Later models such as the 1996 182S Skylane still featured a fixed landing gear. However, it is powered by a fuel-injected 230 hp Lycoming IO-540-AB1A5 piston engine instead of a Continental engine.
Also powered by a Lycoming IO-540-AB1A5 piston engine, the 2001 182T Skylane is the only current variation still in production as of July 2015.
R182 Skylane RG
The 1977 retractable landing gear is in the R182 variation, powered by a 235 hp Lycoming O-540-J3C5D piston engine.
Another variation of the 182, the 1980 T182, is powered by a turbocharged 235 hp Lycoming O-540-L3C5D, piston engine and has a gross weight of 3,100 lbs for takeoff and 2,950 lbs for landing.
This 2001 light aircraft is also powered by a Lycoming TIO-540-AK1A piston engine and has a take-off weight of 3,100 lbs and 2,950 lbs for landing.
TR182 Turbo Skylane RG
The retractable gear can also be found here in the 1978 TR182. The retractable gear feature was only offered from 1978 to 1986 models derived from the R182 and TR182. It has a Lycoming O-540-L3C5D piston engine and a gross weight of 3,100 lbs.
T182JT-A Turbo Skylane JT-A
Back to fixed landing gear, this variation took its first flight in 2013 but had an indefinite hold from the FAA as of 2015. It has a 227 hp SMA SR305-230 diesel engine and burns 11 U.S. gallons per hour of Jet-A fuel.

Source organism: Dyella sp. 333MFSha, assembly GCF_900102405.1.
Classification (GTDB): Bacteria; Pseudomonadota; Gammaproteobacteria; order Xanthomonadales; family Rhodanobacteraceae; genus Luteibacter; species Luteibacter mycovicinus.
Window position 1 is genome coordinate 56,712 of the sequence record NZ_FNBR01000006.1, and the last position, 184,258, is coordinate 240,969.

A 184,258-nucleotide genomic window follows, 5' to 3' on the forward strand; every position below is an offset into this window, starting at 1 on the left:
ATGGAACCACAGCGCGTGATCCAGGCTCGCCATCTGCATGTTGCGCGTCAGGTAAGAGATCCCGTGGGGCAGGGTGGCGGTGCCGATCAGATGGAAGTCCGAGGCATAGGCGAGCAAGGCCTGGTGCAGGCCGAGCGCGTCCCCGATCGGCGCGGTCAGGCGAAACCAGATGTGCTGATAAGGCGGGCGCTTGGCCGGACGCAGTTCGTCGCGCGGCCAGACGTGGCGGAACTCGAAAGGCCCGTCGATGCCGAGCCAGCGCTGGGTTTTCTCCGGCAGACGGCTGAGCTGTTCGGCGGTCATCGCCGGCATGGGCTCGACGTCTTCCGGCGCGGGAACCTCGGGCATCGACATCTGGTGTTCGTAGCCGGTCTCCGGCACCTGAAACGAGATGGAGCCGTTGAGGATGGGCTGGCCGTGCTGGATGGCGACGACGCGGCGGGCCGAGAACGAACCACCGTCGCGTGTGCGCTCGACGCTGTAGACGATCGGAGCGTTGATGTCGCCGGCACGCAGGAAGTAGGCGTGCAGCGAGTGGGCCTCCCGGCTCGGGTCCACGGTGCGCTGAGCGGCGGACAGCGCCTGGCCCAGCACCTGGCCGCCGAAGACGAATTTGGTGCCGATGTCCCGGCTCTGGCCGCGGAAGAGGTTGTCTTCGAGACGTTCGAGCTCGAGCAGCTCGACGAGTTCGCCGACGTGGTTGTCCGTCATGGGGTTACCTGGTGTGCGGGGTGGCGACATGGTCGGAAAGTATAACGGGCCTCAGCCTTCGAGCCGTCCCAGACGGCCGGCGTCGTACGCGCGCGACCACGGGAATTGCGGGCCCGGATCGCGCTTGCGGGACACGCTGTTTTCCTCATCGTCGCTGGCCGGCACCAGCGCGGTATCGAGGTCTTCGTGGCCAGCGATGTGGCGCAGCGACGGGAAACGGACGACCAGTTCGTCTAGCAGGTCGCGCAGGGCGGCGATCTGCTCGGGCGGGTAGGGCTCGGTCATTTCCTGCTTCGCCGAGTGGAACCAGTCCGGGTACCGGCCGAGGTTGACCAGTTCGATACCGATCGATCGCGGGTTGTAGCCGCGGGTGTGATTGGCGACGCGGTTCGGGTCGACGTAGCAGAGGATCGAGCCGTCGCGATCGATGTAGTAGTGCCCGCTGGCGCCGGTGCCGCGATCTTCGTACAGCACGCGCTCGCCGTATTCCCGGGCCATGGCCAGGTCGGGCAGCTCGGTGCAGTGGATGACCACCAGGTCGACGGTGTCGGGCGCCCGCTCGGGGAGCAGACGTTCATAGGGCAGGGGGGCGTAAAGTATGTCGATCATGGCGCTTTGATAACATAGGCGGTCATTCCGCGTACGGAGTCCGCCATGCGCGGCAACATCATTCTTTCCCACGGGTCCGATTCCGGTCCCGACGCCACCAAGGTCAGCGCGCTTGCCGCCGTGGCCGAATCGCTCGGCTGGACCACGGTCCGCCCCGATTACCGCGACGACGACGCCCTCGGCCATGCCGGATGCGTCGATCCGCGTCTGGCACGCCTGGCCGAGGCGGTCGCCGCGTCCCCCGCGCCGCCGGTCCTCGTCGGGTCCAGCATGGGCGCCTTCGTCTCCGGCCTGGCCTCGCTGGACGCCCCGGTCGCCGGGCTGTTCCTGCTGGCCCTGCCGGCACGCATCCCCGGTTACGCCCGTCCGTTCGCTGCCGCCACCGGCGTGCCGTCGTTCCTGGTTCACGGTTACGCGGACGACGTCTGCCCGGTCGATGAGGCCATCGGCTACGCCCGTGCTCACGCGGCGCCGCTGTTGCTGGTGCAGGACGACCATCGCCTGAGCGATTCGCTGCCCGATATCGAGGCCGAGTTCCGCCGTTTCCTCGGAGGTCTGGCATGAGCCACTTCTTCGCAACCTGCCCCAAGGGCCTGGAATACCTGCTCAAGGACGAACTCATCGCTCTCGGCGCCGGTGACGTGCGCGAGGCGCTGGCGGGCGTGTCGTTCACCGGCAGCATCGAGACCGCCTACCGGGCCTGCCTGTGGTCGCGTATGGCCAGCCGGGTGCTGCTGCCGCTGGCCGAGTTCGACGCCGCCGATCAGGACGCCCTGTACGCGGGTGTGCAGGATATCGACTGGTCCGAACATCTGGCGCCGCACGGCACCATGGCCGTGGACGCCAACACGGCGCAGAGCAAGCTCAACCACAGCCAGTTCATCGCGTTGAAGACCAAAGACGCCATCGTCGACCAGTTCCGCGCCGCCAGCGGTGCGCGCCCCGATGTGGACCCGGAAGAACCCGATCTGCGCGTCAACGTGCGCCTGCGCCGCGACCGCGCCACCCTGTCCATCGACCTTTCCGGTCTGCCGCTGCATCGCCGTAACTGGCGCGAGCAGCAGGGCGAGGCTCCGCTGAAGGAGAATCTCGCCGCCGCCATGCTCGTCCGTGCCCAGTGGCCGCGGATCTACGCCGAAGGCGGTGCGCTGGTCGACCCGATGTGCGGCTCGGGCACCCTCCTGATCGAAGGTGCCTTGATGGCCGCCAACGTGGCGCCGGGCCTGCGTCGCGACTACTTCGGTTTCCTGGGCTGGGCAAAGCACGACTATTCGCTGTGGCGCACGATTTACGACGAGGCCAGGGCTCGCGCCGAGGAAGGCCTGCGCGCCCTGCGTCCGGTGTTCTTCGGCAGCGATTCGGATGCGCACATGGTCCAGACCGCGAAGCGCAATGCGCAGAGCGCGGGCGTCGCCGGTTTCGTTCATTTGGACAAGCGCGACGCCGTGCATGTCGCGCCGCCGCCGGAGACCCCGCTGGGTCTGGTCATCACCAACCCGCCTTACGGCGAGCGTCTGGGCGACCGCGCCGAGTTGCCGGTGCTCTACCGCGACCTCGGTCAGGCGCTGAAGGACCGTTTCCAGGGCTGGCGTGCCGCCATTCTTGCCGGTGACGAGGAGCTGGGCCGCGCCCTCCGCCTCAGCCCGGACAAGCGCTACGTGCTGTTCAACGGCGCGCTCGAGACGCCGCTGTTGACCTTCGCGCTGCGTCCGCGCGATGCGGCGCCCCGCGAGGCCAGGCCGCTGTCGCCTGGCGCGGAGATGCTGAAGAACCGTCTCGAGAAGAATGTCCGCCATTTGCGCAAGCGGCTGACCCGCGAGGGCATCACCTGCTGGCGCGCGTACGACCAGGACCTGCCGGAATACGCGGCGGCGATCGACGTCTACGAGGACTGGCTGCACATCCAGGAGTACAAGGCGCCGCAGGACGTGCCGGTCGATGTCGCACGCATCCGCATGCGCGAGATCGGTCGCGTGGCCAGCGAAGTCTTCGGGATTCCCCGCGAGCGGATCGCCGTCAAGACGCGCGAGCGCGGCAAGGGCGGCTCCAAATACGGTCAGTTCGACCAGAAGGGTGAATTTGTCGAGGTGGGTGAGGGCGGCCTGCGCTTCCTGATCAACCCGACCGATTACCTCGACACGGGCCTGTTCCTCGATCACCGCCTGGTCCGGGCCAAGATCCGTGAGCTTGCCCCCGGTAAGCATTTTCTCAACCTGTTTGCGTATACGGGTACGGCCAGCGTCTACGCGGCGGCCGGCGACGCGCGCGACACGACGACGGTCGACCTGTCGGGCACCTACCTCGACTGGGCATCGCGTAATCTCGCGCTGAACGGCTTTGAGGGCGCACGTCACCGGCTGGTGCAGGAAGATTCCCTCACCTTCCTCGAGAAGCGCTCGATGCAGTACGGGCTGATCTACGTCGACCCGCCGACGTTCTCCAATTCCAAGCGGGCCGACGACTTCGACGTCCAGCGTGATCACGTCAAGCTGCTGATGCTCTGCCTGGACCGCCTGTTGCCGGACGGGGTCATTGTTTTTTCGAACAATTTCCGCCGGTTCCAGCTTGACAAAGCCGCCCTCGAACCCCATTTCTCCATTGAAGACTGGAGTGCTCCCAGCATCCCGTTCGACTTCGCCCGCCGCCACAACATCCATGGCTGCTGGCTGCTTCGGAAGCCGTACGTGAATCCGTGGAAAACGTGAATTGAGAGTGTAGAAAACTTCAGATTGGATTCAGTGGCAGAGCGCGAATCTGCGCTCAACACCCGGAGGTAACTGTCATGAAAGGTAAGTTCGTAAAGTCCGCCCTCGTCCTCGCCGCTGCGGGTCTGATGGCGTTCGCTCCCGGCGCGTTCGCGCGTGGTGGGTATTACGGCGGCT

Robertson STOL 182
This variation is an aftermarket 1967 182 STOL conversion that can alter the leading edge shape and aileron controls, lowering the stall speed below 35 mph.
Top Cessna Skylane 182 A-R Questions
How Much Does A Cessna Skylane 182 A-R Cost?
Many Cessna 182 models have increased in popularity and demand. As a reliable single-engine aircraft, Cessna’s 182 A through R models range in price from $80,000 to $160,000.
Keep in mind that definite pricing depends on several factors, including:
- Engine hours
- Airworthiness directives
- History (including any damage or corrosion)
- Exterior and interior condition
Corrosion can especially be hidden underneath a new paint job, convincing potential buyers that an aircraft is in much better shape than it actually is. It’s also important to note that certain fixed-operating costs such as insurance and hangar choice may vary based on location, aircraft type, etc. Be sure to account for both direct and indirect operating costs when determining your budget.
How Fast Is A Cessna Skylane 182 A-R?